With New York’s BitLicense scheme officially three months away, sophisticated traders are already devising strategies to profit from the potential arbitrage opportunities.
If implemented in the regulation’s final version, the physical address and identification requirements (Sections 200.12 and 200.15) for both sides of a transaction will dilute the inherent privacy of the overall bitcoin network.
Due to potential IP address blocking and other techniques to identify and block New York-based traders, the exchanges operating within the jurisdiction may end up ‘ring-fencing’ themselves and their customers’ bitcoin.
Of course, this was not New York’s intention, but if other parties begin to shun ‘New York’ bitcoins, then those parties that do choose to accept them may only accept them at a discount, making it costly to transfer ‘non-private’ bitcoins out of New York.
Tainted by government
Typically, we refer to a loss of essential fungibility occurring as a result of some type of positive coin validation required by the government. In this case, it would be the government-approved coins that would be tainted. Perhaps, New York could mandate complete fungibility of their exchanges’ coins through legislation, but that would imply subsidizing the exchange rate.
Arthur Hayes, CEO and co-founder of BitMEX (Bitcoin Mercantile Exchange), who has strong derivatives experience with an institutional trading background, explained:
“These regulations are going to make some savvy traders a lot of money. Because there is a premium placed on privacy, the ‘clean’ coins trading on exchanges with BitLicenses will trade at a discount to coins trading on exchanges that operate in more laissez-faire jurisdictions. Traders with the ability and risk appetite will be able to arbitrage the price differential.”
Based in Hong Kong, Hayes is launching a bitcoin futures and options exchange similar to the currency futures exchanges that sprouted up in Chicago after the 1971 collapse of Bretton Woods. Hayes recently participated on CoinSummit’s derivatives panel in London, where he said he is counting on large speculators and commercial hedgers to utilize exchange-traded futures and options as a risk management tool for bitcoin.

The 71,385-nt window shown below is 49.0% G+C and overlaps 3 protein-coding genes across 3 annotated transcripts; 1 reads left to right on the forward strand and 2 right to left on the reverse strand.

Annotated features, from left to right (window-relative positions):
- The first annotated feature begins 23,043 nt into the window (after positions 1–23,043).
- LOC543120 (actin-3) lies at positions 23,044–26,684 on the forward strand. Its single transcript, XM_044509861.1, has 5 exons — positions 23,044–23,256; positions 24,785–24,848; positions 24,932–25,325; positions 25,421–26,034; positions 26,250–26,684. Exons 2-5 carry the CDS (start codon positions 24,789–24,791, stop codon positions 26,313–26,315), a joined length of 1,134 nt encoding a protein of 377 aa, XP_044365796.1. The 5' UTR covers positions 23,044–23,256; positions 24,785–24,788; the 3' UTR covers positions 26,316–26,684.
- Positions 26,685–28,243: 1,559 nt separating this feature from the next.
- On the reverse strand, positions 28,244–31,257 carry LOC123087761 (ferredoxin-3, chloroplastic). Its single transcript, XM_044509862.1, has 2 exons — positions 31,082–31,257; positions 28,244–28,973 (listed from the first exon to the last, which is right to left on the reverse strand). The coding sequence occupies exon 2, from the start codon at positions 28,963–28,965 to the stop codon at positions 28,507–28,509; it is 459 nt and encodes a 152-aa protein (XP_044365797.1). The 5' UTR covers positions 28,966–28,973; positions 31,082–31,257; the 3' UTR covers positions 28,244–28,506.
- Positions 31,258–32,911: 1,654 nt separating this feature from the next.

Just as WTI (West Texas Intermediate) crude oil contracts vs North Sea Brent crude oil contracts trade at a differential and Chicago wheat contracts vs Kansas City wheat contracts trade at a differential, certain jurisdictional bitcoins can trade with a differential. For now, only a single-type bitcoin futures contract will be traded on BitMEX.
Indeed, newly mined ‘virgin’ bitcoin have commanded a premium for some time now in certain circles. In 2013-14, Mt. Gox coins frequently traded at either a premium or discount to other bitcoin depending on politics and exchange liquidity.
With physical bitcoin over the counter or with person-to-person trading, Hayes describes a likely scenario:
“The best example would be citizens of New York who wish to anonymously buy Bitcoin. Buyers will need to pay an increased fee to a trader who does not possess a BitLicense. The fee will cover his or her costs of acquiring coins outside of New York, and extra profit for the trader compensating him or her for the extra risks taken.”
Bitcoin black market
Free markets solve political and structural problems to increase liquidity, and currencies are no different.
Today, one of the best examples of this is the ‘blue dollar’ exchange rate in peso-ravaged Argentina, which trades at a 60% premium to the official US dollar exchange rate with the central bank.
The BitLicense-based exchange rate may be the closest thing to an official central bank rate for bitcoin and maybe this is a conscious attempt to develop an institutional wholesale market. Ultimately, it could be a bonanza for those that find themselves with the unofficial bitcoin, just like the happy tourists to Argentina.
It’s quite possible that, at the end of the day, we will see a three-tier rate structure for bitcoin:
- Virgin bitcoin
- Free market bitcoin
- Tainted jurisdiction official bitcoin
Hayes added, “At the end of the day these regulations will do nothing but push more trading off exchange and make it more expensive for honest people to obtain financial privacy.”
Bitcoin image via Shutterstock
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